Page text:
Down the Garden Path
Richard Hentschel, Extension Educator
July has brought us a mild summer with a fair amount of rain. It was not until the end of July that our yards and gardens began to look more typical – drying ground with some cracking showing up as the soil did begin to dry. If you missed some of those weeds, by now they are well established in the beds and take quite a bit of effort to get them out. As a reminder, even if the bed is beyond recovery for this year, DO NOT let those weeds go to seed.
This is a good time to take a weed survey in the lawn and decide if any management is needed. Late summer into fall is a great time to make a weed control treatment if the weeds you find are mostly broadleaved weeds like dandelion for example. A fall treatment allows control of those broadleaved weeds that were already in the lawn this spring as well as those that germinated and grew from seed. The weather has been mild and with the regular rains, there have been continuous germination and growth all season. Fall is also a good time to top-dress and re-seed those bare or thin areas so next year you have a thicker lawn, which will compete better with any weeds.
By now, your landscape plants have just about finished for the growing season and from now on will be sending food reserves into the root system for 2015. Depending on our weather pattern, remember to water newly transplanted trees, shrubs, evergreens and perennial flowers to ensure a good root system and high survival rates getting through the plants first winter. Ornamentals have had a good break this summer from the Japanese beetle. Lack of deep soil moisture last f all and the extreme soil temperatures took out a great many. There still has been some feeding, but much less than in prior years. One exception would be where lawns were well irrigated last summer and fall. More beetles would have survived in that setting. Even if a lawn was well watered does not mean there will be lots of damage in your yard, since the beetle typically flies away to forage on a number of different plants in the area.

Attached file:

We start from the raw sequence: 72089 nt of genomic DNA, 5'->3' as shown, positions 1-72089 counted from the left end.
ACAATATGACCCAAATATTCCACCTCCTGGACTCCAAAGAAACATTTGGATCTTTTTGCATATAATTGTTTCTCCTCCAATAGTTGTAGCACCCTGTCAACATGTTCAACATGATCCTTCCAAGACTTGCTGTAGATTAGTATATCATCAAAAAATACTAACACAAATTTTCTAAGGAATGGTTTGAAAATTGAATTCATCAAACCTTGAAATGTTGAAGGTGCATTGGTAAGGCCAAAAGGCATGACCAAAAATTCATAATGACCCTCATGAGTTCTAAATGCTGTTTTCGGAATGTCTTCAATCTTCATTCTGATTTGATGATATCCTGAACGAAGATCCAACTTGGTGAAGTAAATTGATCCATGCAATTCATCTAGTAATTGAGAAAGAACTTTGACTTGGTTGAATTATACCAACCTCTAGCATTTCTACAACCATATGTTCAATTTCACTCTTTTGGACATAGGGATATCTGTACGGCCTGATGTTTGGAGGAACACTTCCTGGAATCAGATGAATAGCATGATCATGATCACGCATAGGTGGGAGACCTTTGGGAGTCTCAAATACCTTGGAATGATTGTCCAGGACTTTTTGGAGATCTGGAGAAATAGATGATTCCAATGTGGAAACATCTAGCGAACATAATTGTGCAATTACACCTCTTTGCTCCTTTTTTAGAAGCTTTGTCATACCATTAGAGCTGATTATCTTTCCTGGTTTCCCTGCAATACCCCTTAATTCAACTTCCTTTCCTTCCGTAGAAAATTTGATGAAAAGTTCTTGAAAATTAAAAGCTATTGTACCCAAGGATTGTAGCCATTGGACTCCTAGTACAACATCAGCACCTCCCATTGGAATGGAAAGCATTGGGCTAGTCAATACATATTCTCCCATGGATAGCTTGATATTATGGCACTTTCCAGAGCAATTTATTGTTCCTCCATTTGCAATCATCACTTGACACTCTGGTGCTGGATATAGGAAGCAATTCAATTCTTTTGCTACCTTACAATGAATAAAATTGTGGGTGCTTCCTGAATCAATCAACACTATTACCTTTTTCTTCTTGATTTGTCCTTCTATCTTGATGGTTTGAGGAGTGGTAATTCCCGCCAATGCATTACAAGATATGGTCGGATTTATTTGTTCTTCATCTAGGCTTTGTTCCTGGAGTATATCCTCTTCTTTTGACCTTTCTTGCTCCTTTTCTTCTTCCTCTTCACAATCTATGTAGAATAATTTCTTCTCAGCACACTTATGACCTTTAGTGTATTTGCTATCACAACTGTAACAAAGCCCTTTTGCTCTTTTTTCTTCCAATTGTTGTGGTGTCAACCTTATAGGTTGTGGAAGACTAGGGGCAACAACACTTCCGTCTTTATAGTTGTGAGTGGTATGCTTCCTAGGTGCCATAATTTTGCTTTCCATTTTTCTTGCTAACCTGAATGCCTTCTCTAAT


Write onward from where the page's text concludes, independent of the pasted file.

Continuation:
Out in the garden, long season crops like onions will be naturally finishing off for the year and you can tell this as onion tops will begin to fall over. You can leave them in the ground for harvest later or on a dry day while the soil is not wet go ahead and dig them up and place them in a cool dry location to cure for storage. Swiss chard will to grow up until we get freezing temperatures, so you can continue to harvest, use, share, and donate for several more weeks. If your garden is at its end for the season, be sure to remove any disease vegetable plant parts from the garden. Diseased plant parts should not be home composted, but rather disposed of in the landscape waste bag that goes on the curb for pick up. Healthy debris can be turned under to add to the organic matter in the garden soil.